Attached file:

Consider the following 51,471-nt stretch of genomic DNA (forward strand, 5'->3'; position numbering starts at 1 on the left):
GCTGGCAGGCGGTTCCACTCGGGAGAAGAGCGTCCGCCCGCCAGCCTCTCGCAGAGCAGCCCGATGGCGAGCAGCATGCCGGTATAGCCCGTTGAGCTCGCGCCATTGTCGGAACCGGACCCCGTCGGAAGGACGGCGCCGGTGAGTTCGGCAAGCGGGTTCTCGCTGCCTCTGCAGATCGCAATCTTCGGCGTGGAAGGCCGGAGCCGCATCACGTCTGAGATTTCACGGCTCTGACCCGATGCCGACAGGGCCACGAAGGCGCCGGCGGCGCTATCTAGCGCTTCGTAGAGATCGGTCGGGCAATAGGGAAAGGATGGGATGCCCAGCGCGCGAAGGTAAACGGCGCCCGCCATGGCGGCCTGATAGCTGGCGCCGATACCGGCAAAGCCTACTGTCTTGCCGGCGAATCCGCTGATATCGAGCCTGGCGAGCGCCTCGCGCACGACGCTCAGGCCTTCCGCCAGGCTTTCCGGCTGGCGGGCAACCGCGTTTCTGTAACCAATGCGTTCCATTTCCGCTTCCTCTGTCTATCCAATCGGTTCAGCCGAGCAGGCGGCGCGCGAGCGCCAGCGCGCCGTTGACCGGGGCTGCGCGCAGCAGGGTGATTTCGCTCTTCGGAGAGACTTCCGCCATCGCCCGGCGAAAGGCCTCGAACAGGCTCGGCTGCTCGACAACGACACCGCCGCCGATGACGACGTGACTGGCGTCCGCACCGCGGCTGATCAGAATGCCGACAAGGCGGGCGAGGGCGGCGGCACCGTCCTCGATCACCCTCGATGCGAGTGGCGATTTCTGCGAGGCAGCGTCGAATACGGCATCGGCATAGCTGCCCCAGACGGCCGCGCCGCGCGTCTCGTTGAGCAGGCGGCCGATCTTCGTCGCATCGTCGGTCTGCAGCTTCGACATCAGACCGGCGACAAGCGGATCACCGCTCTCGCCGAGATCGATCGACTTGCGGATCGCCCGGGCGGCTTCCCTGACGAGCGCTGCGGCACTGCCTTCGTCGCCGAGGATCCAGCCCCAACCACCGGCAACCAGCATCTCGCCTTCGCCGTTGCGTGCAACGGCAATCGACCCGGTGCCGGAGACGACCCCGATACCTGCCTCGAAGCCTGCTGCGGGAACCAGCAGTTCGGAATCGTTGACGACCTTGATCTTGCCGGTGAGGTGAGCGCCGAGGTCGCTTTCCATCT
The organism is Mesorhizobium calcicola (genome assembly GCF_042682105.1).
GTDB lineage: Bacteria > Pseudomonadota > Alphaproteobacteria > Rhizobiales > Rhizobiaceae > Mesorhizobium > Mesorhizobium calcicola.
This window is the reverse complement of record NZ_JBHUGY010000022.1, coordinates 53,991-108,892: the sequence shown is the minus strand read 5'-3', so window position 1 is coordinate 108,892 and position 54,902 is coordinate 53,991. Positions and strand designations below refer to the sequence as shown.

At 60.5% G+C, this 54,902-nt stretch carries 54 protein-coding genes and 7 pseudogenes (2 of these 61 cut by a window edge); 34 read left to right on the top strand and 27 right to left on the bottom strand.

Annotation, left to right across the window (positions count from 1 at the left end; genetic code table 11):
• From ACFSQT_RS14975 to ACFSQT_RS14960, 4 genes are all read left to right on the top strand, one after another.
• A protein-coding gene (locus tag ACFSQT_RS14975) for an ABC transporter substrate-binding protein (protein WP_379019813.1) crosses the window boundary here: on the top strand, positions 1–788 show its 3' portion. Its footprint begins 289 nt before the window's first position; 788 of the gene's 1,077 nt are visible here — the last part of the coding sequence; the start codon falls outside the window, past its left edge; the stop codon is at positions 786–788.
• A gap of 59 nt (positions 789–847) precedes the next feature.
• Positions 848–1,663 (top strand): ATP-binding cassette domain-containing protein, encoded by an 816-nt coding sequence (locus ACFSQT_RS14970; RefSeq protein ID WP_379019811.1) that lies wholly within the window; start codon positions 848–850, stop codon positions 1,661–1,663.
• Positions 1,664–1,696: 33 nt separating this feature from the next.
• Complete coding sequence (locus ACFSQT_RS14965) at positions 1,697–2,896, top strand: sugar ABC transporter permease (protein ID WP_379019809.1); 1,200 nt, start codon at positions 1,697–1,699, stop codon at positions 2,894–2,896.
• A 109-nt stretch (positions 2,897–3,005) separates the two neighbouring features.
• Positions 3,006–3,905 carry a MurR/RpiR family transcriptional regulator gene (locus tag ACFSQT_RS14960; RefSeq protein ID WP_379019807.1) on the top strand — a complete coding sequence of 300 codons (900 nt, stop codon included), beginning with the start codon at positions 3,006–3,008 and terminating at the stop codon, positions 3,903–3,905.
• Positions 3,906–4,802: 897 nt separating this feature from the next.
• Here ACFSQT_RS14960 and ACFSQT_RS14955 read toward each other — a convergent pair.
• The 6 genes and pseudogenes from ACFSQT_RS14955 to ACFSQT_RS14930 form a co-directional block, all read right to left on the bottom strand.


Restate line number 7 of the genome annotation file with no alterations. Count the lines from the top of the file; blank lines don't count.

Annotation, left to right across the window (positions count from 1 at the left end; genetic code table 11):